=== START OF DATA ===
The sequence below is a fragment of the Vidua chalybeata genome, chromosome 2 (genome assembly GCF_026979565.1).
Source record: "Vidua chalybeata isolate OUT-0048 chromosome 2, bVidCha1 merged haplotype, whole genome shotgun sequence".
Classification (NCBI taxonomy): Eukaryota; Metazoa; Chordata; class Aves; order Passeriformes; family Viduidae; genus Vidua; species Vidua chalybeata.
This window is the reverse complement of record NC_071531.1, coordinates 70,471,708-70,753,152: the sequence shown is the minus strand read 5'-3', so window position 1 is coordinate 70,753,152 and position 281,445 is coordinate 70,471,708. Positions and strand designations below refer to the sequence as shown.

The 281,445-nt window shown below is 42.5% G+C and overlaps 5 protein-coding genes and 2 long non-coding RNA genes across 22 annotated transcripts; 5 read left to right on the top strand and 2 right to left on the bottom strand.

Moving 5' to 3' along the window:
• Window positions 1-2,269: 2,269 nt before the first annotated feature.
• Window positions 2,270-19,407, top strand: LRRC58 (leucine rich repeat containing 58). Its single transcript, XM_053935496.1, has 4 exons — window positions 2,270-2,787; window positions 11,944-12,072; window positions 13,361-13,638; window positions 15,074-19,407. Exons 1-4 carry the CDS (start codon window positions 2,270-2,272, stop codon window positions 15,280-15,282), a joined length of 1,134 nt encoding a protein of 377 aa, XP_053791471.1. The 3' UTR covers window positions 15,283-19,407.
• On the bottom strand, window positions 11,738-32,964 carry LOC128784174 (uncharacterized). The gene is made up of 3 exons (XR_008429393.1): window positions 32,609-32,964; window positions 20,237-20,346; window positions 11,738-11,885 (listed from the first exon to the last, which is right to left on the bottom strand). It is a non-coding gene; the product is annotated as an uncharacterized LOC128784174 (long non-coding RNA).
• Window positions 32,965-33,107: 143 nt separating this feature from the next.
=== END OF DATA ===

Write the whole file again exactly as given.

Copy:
The sequence below is a fragment of the Vidua chalybeata genome, chromosome 2 (genome assembly GCF_026979565.1).
Source record: "Vidua chalybeata isolate OUT-0048 chromosome 2, bVidCha1 merged haplotype, whole genome shotgun sequence".
Classification (NCBI taxonomy): Eukaryota; Metazoa; Chordata; class Aves; order Passeriformes; family Viduidae; genus Vidua; species Vidua chalybeata.
This window is the reverse complement of record NC_071531.1, coordinates 70,471,708-70,753,152: the sequence shown is the minus strand read 5'-3', so window position 1 is coordinate 70,753,152 and position 281,445 is coordinate 70,471,708. Positions and strand designations below refer to the sequence as shown.

The 281,445-nt window shown below is 42.5% G+C and overlaps 5 protein-coding genes and 2 long non-coding RNA genes across 22 annotated transcripts; 5 read left to right on the top strand and 2 right to left on the bottom strand.

Moving 5' to 3' along the window:
• Window positions 1-2,269: 2,269 nt before the first annotated feature.
• Window positions 2,270-19,407, top strand: LRRC58 (leucine rich repeat containing 58). Its single transcript, XM_053935496.1, has 4 exons — window positions 2,270-2,787; window positions 11,944-12,072; window positions 13,361-13,638; window positions 15,074-19,407. Exons 1-4 carry the CDS (start codon window positions 2,270-2,272, stop codon window positions 15,280-15,282), a joined length of 1,134 nt encoding a protein of 377 aa, XP_053791471.1. The 3' UTR covers window positions 15,283-19,407.
• On the bottom strand, window positions 11,738-32,964 carry LOC128784174 (uncharacterized). The gene is made up of 3 exons (XR_008429393.1): window positions 32,609-32,964; window positions 20,237-20,346; window positions 11,738-11,885 (listed from the first exon to the last, which is right to left on the bottom strand). It is a non-coding gene; the product is annotated as an uncharacterized LOC128784174 (long non-coding RNA).
• Window positions 32,965-33,107: 143 nt separating this feature from the next.